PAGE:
Hector Warnes’ response to Barry Blackwell’s response
I am grateful for Barry’s comments, which are indeed helping me to learn a new conceptual frame of reference in psychopathology not yet developed in the psychiatric literature. I think Barry is trying to fuse psychiatry and neurology, to which I have no objection, but he is taking the risk of throwing the baby out with the bath water. There have been many excellent studies on phantom limbs and misperception of hemiplegic limbs (estrangement, sensations that the limb does not belong to the patient, kinesthetic hallucination and so on).
I agree with Barry when he wrote that we do not really have a difference of opinion. I only objected to his using the word ‘agnosia’, not used before in psychopathology but mostly in neurology.
The reference given by Barry was the book written by Xavier F. Amador, an eminent clinical psychologist, who himself had a brother who was unaware of his severe mental disorder and ended up killing himself. Xavier Amador candidly spoke also of his own severe depressive episodes, which were accompanied by loss of awareness of being ill. An original paper by Amador, Flaum, Andreasen et al, was published in 1994. As we know, the team of Nancy Andreasen is highly respected all over the world. The authors reached the conclusion that about 50% of psychotics did not believe they were sick. Amador compares the patient’s ‘anosognosia’ (not agnosia as Barry used the word in regard with his patient with a manic episode) with the denial of the movements disorder (tardive dyskinesias) seen in patients with schizophrenia even those who were aware of being schizophrenics. Amador differentiates denial of illness (akin to a defense mechanism or psychological self-deception) from anosognosia, the latter he considers a frontal lobe dysfunction or pathology. Since this interesting study, which Barry has drawn to my attention, Amador has discovered over 200 publications regarding the lack of awareness of illness as a predictor of recovery, compliance with treatment and the amount of social support. I am sure that many patients would feel that they are at fault for their ‘lack of insight’ when it is really part of the constellation of their symptoms. A better word, used before insight was introduced in dynamic psychiatry, was the word discernment (dis, apart and cernere, to separate), to separate a thing or an event mentally from another or others; to perceive or recognize the difference. Measures of frontal lobe function and levels of unawareness of illness (Amador spoke of ‘pockets of insight’) implies that there is a cognitive deficit demonstrable with neuro-cognitive tests, functional brain imaging studies and frontal lobe hypoperfusion or hypometabolism studies.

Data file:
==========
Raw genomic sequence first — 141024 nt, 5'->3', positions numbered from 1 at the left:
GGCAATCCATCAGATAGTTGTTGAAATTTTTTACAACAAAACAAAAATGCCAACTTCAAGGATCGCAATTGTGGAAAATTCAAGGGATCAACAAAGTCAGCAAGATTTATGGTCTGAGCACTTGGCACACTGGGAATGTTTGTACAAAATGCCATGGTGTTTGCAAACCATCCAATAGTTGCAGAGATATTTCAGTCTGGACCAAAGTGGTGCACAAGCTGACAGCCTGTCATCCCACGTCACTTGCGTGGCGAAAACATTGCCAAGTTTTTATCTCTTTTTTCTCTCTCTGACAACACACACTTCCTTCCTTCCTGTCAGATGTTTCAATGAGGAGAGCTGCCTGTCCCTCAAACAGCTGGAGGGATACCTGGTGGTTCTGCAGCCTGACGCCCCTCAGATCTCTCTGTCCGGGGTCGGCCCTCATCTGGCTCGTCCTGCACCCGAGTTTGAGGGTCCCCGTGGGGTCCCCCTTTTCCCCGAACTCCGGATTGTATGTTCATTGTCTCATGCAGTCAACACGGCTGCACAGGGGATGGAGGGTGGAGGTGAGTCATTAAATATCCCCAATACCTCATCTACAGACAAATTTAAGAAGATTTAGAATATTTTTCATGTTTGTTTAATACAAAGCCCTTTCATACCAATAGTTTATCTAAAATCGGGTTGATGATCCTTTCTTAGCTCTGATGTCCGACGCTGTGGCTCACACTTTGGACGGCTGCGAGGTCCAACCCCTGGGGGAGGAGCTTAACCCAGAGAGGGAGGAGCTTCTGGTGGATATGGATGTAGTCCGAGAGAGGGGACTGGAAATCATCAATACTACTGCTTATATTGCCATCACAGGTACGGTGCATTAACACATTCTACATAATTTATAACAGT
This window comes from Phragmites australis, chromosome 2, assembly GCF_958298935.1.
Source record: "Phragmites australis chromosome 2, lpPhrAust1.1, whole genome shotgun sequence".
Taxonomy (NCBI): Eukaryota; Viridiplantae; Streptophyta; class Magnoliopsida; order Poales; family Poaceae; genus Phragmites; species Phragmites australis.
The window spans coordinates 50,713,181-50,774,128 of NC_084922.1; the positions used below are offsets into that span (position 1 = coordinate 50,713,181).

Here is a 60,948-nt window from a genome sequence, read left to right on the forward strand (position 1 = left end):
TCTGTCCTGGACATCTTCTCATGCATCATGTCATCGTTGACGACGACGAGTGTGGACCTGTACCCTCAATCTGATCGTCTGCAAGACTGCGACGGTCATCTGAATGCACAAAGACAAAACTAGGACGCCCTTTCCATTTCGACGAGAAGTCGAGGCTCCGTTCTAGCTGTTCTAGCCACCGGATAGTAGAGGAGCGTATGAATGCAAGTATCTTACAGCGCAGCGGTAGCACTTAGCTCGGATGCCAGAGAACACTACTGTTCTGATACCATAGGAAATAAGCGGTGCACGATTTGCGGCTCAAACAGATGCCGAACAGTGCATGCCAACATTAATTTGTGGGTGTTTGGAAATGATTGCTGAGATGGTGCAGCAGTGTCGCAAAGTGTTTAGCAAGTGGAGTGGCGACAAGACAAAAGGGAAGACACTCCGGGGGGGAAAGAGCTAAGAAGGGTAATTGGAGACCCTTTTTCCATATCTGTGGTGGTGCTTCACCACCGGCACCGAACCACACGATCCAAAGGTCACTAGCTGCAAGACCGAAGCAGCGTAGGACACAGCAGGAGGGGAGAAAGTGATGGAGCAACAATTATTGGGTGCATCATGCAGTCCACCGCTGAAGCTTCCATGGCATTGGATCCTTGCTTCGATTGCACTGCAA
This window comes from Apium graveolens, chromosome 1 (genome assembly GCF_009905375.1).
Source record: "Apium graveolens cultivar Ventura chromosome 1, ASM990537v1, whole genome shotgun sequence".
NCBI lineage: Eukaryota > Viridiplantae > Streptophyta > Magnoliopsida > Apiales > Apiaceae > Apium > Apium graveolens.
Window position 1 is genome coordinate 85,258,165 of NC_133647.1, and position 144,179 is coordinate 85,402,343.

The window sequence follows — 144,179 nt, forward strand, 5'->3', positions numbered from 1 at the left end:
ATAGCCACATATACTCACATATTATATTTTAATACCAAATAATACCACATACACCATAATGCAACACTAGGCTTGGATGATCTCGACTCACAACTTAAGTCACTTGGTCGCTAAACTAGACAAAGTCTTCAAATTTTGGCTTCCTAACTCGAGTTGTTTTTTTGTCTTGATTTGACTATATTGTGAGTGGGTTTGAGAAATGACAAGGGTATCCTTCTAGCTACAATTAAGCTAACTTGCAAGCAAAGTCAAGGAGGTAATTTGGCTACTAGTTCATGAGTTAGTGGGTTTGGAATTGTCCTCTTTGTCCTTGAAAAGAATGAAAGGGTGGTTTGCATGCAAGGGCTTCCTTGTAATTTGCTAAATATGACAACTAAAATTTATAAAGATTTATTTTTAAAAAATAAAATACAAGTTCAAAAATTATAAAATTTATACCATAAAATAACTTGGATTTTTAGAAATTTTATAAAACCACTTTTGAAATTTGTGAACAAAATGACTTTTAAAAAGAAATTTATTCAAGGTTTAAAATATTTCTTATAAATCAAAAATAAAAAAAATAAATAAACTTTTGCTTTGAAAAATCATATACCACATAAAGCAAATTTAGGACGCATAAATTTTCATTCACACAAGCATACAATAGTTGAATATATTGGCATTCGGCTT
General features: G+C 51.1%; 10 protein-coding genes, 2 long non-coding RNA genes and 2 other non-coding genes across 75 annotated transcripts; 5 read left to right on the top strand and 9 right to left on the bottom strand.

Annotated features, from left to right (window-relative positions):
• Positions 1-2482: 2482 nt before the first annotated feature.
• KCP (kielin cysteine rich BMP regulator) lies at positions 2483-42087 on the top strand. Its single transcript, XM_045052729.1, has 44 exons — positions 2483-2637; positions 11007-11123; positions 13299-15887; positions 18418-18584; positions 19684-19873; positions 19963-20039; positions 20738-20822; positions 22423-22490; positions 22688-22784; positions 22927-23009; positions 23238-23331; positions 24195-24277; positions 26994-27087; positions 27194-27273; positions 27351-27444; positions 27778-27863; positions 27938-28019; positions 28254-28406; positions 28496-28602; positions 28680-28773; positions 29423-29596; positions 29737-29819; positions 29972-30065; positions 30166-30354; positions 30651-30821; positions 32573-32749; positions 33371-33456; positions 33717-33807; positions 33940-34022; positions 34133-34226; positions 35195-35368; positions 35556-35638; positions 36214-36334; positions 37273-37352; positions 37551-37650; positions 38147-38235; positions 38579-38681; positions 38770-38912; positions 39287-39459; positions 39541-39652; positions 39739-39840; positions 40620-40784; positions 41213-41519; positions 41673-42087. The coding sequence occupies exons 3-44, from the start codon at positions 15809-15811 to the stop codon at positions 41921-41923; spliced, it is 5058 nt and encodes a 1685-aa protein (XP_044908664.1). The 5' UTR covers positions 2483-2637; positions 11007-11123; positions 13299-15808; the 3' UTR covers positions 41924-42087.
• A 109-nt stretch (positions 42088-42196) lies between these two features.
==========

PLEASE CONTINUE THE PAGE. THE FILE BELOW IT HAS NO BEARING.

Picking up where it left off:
Thanks to Barry I searched the publications on the topic and have chosen the following for further reading:
David AS. Insight and psychosis. Br J Psychiatry 1990; 156: 798-808.
David A, Buchanan A. Reed A, Almeida O: The Assessment of insight in Psychosis. Br. J. Psychiatry 161: 599-602, 1992
David A, Vanos J, Jones P et al. Insight and psychotic illness. Cross-sectional and longitudinal associations. Br. J. Psychiatry 1995; 167 (5): 621-8.
AGNOSIA AND ANOSOGNOSIA:
Though agnosia and anosognosia belong to the neurological field, I would not mind it being adopted in the realm of psychopathology. There are original studies (in chronology) which cannot be ignored:
Lissauer H. Ein fall von Seelenblindheit nebst einem Beitrage zur Theorie derselben. Archive für
Psychiatrie und Nerven-Krankheiten 1890; 21: 222-70.
Anton G: Ueber Herderkrankungen des Gehirnes, welche von Patienten Self nicht wahrgenommen werden. Wien Klin. Wochenshr 1898; 11: 227-9.
Babinski J.: Contribution a l’etude des troubles mentaux dans l’hemiplegie organique cerebrale (anosognosie). Rev. Neurol. (Paris) 1914; 27: 845-8.
Waldestrom J. On anosognosia. Acta Psychiatrica 1939; 14: 215-20.
Cutting, J. Study of anosognosia. J. Neurol Neurosurg Psychiatry 1978; 41: 548-65.
Starkstein SE, Berthier ML, Fedoroff P et al. Anosognosia and major depression in two patients with cerebrovascular lesions. Neurology 1990; 40:1380-2.
W. Bräutigam (1962), in a chapter written in Psychopathologie Heute celebrating Kurt Schneider’s 75th birthday (born in 1887) elaborates on the concept of consciousness and insight of illness during the evolution of the psychosis. In many cases, he noticed that it is “hoffnungslos, mit den Kranken zu argumentieren” (hopeless to argue with the patient) (p. 53).
Bräutigam (1962) distinguishes the lack of insight of the neurotic from that seen in psychosis. The former has to do with the insight into motives, needs, conflicts, contradictions and self- versus other persons images and reality experiences, while the latter has to do with being or not being sick or delusional in its capacity to delimit the sensus communis and the sensus privatus of reasoning and reality testing.
I am sure Barry has seen cases of Anorexia Nervosa (Magersucht or thinness addiction is the german word which better describes this condition), who were obviously ‘cadaveric’ and yet looking at themselves in the mirror would consider themselves as ‘fat’. This relentless pursuit of thinness to the point of denial of bodily appearance (Bruch called it delusional-like) is, in my opinion, a form of anosognosia (Griffin, Hennessy and Warnes 1978).
Amador XF, Flaum M, Andreasen NC, et al. Awareness of illness in schizophrenia and schizoaffective and mood disorders. Arch. Gen. Psychiatry1994; 51 (10): 826-36.
Bräutigam W. Krankheitsbewusstsein und Krankheitseinsicht im Verlauf der Psychose in ‘Psychopathologie Heute’.edited by Kranz, Heinrich, Stuttgart: George Thieme Verlag; 1962.
Griffin JA, Hennessy, A and Warnes H. Marginal Anorexia nervosa. Journal of the Irish Medical Association 1978; 71 (4).
January 28, 2016